#6 – Your tone in your other project; Gargoyl is a lot different and more effect driven. The music obviously gives you the chance to stretch into other types of playing and with that, different gear as well. Was it an exciting process and what gear did you use on the recordings?
I just finished tracking the guitars for the Gargoyl debut and we definitely made use of a wide range of gear. It was super exciting but also pretty labor intense because there’s a lot of dynamics and different tones that we were dialing in. My favorite piece of gear that I used has to be my ’69 Gibson 335. It’s just a magical guitar and sounds great for cleans but we also used it on some distorted sections as well. For pedals we used a Strymon Sunset and Flint, Proco Rat, ZVEX Fuzz Factory, and probably a few more that I’m forgetting. I think we used about 4 or 5 different amps as well including an EVH 5150 III and a modded Marshall. It’s probably the most tonally diverse record I’ve ever done.
#7 – You have been doing private lessons while on tour for years now, YouTube is full of killer lessons in pretty cool places. Do you still have the opportunity to do rewarding stuff like that or music store clinics while on the road?
Yeah I still teach when I’m home from tour and if we’re not headlining I’ll teach on the road as well. I find teaching to be very rewarding, it’s amazing to watch students progress on the instrument and I feel like I’m always learning as well so it helps push me to become a better musician.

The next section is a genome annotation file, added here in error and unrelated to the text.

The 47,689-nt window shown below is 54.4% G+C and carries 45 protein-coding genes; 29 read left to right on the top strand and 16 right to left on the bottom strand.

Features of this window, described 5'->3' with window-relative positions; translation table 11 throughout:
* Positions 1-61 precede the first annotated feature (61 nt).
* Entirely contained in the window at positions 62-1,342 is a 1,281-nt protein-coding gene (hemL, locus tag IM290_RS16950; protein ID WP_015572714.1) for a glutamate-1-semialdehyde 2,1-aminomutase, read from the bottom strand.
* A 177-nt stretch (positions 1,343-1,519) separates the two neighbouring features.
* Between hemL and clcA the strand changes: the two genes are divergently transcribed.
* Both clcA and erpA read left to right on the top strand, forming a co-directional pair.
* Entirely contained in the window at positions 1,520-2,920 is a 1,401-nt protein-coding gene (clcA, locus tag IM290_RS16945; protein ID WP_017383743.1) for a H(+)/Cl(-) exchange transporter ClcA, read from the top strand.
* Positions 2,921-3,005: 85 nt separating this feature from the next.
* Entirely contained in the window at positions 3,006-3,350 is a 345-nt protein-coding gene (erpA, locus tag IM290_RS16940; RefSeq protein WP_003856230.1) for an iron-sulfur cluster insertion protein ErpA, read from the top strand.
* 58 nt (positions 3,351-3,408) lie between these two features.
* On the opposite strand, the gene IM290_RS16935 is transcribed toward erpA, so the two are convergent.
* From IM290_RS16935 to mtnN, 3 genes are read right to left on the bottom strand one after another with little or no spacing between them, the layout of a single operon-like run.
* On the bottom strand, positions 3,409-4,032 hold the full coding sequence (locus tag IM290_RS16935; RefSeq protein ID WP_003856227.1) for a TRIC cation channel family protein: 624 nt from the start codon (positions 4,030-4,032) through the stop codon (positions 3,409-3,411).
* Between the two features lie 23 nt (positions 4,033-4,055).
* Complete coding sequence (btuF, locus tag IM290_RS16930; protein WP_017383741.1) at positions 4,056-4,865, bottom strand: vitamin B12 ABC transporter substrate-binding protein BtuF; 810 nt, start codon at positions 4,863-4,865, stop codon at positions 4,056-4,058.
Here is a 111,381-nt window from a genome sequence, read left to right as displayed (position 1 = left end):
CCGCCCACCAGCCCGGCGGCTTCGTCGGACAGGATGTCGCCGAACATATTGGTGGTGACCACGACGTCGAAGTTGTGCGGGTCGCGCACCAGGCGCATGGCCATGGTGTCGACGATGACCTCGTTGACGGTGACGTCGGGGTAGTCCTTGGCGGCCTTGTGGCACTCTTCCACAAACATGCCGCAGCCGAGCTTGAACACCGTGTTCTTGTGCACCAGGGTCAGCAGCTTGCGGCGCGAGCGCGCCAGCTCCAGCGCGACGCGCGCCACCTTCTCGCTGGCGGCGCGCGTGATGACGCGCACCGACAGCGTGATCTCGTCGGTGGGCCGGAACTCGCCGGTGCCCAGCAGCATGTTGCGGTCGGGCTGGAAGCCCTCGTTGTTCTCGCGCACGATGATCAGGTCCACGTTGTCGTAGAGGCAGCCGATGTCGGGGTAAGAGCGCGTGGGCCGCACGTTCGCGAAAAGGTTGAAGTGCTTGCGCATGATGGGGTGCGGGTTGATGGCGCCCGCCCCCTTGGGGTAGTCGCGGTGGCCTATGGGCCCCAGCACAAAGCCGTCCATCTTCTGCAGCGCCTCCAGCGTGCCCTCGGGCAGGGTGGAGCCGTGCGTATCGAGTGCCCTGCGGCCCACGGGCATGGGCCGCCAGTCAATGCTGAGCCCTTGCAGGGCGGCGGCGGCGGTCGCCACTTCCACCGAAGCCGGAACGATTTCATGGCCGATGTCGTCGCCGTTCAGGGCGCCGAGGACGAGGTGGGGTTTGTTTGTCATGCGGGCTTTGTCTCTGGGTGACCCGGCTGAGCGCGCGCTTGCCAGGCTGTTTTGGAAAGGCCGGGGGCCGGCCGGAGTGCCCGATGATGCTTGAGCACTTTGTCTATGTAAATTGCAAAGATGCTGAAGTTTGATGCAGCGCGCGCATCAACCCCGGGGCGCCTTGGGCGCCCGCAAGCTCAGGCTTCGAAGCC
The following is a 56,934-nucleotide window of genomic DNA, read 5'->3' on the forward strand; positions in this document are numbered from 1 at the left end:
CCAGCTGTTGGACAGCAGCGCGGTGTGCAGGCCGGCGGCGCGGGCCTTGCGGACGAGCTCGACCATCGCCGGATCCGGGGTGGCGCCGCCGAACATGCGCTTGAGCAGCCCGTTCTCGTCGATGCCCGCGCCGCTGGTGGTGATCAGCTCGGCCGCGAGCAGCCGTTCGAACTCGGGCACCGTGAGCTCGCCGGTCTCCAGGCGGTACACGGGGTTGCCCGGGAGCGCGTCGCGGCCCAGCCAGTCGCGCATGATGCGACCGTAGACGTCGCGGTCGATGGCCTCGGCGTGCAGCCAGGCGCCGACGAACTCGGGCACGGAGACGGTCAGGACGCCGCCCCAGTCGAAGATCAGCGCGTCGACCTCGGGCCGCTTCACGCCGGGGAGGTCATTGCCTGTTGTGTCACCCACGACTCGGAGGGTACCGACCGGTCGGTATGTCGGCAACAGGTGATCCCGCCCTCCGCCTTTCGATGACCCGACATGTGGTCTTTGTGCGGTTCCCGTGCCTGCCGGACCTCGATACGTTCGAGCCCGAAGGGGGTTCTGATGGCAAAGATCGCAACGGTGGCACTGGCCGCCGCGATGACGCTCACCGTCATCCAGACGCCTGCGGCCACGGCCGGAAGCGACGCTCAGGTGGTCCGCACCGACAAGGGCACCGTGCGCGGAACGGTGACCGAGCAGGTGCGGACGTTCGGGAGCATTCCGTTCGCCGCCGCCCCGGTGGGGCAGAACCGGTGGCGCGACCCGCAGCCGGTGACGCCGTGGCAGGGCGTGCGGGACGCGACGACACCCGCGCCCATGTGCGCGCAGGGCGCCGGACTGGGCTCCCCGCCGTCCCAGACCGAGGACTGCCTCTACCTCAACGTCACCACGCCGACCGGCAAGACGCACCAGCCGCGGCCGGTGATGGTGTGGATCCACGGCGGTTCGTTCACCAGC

#8 – What was your rig like prior to your switch to the EVH 5150 III early on the the band’s career and what turned you on to the amp in the first place?
Before the EVH I was using a VHT Pitbull Ultra Lead. It was a great head, the high gain channel had a great mid range cut and the clean channel was quite nice as well. I was already endorsed by Jackson at the time and my A&R guy who worked there also worked at EVH and sent me a head to check out. We were on tour with Darkest Hour I believe and I was pretty blown away when I gave it a try, it’s been my go to head ever since. Obviously there’s so many great amp companies out there nowadays but the EVH works really well for my sound and the company in general has been very supportive of me which is important when you’re a touring musician.
#9 – We’ve talked in the past about you being more of an analog kind of guy but with so many very high profile bands switching to Kemper and AxeFx based rigs for touring convenience, especially when heading overseas, do you ever at least halfway consider it?
I’ve definitely considered it for more of the one off fly out gigs. In my experience gear is always breaking at festivals or isn’t at the stage in time when you need it so I’ll probably invest in a Kemper at some point to help cut down on a bunch of variables. I actually just did a ToneCrate Kemper profile pack that sounds awesome. It’s pretty incredible how those Kempers can profile heads, there’s some alien technology going on somewhere inside those things for sure haha.
#10 – Between collaborating with Marty Friedman, jamming jazz with Alex Skolnick or touring with Joe Haley, is it difficult not to let the fanboy inside run free even while being a well established guitarist?
Yeah it’s crazy to think about sometimes, 16 year old me would absolutely be freaking out if I knew I’d be working or jamming with those guys in the future. Those guys are all so humble though and there’s a mutual level of respect that helps keep things chill.
#11 – When Phil left the band after 15 years, what was the transition like as a songwriter when it came to working with his successor Ash Pearson?